Serious turbulence in Emerging Markets as assets re-price globally
By Win Thin and Ilan Solot
What has changed? In short, pretty much everything. The FOMC meeting and the market reaction has fed into a deeper re-pricing of assets globally.
- The selloff in the EM space has been generalized and across all asset classes.
- The liquidity squeeze in China intensifies.
- Turbulence in the streets and in the markets forces Turkey and Brazil to step up their game.
- Reserve Bank of India and others were also forced to intervene in the FX markets to help support their currencies.
1. The selloff in the EM space has been generalized and across all asset classes. In the FX space, MXN and BRL are the worst hit, falling over 3.0% each since Tuesday. Note, however, that this is roughly the same magnitude of the losses seen in AUD, NZD, and NOK. PEN and TWD have outperformed, but that is little comfort to EM investors. The bloodshed in EM (ex-China) fixed income markets was strongest in South Africa and Turkey, with swap rates up some 60 bps. In the equity space, Brazil and Turkey are leading the way lower.
2. The liquidity squeeze in China intensifies. There are several factors at work, some of which are market-based. For example, there are reports that a large amount of wealth management products sold by the banks are coming due at the end of June. There also has been a decline of capital inflows into China. But mostly importantly, the PBOC continues to play hardball with local banks, driving the 7-day repo rate to as high as 25%. The point they are trying to make is that they want banks to scale bank on the credit expansion plans and manage their own liquidity better. How far the PBOC pushes it remains to be seen, but it is clear that the days of easy money are behind us in China. Markets need to brace for slower growth than what is currently being anticipated (7.7% in both 2013 and 2014). Taken in conjunction with the Fed tapering story, the backdrop for EM has deteriorated considerably.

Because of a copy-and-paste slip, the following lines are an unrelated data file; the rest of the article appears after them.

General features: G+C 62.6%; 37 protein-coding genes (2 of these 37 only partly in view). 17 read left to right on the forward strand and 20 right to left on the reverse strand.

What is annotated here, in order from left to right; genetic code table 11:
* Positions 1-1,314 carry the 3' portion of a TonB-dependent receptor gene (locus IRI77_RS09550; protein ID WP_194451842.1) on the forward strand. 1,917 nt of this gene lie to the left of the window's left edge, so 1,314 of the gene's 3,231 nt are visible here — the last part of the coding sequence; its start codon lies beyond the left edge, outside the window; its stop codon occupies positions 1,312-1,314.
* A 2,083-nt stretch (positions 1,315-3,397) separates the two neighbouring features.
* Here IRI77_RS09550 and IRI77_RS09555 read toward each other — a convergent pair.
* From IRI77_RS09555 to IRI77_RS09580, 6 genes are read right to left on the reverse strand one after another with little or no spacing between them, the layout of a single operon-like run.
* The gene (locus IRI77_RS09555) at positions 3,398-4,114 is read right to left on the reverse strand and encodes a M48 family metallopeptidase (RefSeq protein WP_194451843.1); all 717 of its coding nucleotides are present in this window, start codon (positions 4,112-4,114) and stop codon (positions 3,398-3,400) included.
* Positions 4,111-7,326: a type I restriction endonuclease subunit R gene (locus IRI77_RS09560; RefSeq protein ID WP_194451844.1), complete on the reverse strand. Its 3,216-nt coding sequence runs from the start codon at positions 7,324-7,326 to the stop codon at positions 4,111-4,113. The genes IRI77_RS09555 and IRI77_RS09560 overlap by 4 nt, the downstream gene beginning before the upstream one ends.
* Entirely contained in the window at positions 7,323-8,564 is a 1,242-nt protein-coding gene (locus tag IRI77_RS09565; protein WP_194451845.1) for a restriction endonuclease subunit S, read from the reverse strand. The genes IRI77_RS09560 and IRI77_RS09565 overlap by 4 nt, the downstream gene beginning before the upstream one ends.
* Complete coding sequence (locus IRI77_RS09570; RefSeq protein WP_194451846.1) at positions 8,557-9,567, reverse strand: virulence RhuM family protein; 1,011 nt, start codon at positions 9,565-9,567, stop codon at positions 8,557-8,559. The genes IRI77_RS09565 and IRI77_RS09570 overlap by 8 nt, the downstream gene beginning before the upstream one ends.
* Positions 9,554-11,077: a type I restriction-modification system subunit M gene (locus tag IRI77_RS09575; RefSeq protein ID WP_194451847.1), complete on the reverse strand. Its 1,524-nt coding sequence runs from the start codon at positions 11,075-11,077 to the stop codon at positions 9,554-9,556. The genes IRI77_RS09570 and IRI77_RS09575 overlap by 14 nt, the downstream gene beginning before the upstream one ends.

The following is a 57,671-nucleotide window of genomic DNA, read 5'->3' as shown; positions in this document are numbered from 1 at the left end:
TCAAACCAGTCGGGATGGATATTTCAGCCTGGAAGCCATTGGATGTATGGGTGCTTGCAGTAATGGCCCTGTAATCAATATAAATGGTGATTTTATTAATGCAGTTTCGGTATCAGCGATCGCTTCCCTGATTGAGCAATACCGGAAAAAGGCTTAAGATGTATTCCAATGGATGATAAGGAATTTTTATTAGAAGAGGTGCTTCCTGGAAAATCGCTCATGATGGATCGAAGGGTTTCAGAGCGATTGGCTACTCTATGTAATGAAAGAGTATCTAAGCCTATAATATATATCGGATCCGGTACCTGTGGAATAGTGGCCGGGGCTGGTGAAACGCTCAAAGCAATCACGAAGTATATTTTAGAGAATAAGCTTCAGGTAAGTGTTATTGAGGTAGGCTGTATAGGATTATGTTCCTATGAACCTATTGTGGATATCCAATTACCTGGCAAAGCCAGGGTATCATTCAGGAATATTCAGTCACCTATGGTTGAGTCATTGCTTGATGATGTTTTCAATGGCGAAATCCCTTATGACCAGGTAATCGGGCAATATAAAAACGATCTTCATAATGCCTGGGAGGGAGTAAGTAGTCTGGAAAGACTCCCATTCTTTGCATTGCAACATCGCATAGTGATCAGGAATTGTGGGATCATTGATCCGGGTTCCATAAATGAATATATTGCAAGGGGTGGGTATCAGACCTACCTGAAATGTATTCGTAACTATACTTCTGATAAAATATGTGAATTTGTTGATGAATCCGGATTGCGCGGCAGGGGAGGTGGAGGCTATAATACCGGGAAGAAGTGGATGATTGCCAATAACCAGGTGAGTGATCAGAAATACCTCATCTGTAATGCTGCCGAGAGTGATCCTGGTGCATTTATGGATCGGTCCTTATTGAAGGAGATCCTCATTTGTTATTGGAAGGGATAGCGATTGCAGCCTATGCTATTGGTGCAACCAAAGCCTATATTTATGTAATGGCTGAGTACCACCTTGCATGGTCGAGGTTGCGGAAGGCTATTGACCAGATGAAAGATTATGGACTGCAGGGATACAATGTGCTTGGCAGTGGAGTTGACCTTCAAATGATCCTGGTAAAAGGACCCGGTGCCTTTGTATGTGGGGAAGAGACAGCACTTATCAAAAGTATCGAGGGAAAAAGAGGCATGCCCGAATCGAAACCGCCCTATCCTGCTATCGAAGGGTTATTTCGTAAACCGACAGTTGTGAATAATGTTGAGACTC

3. Turbulence in the streets and in the markets forces Turkey and Brazil to step up their game. The Turkish central bank continues to keep liquidity tight in an effort to support the lira after it reaches an all time low. The bank has also resorted to direct intervention via dollar sales. It’s a similar story in Brazil. FX swap interventions have escalated in amounts and in occurrences, and central bank president Tombini is showing a commitment to continue hiking rates. Markets have now almost fully priced in a 75 bp hike at the next COPOM meeting July 9/10. In addition, the Treasury has announced it will buy back some bonds in an attempt to calm panicky local fixed income markets.
4. Reserve Bank of India and others were also forced to intervene in the FX markets to help support their currencies. We believe many others will also begin intervening, not to reverse the direction but rather to keep one-way FX markets from getting too illiquid. Mexico should not have eliminated its circuit-breaker USD auction plan, as it would have been a good mechanism to have in place now. Intervention may also be necessary to stabilize the fixed income markets.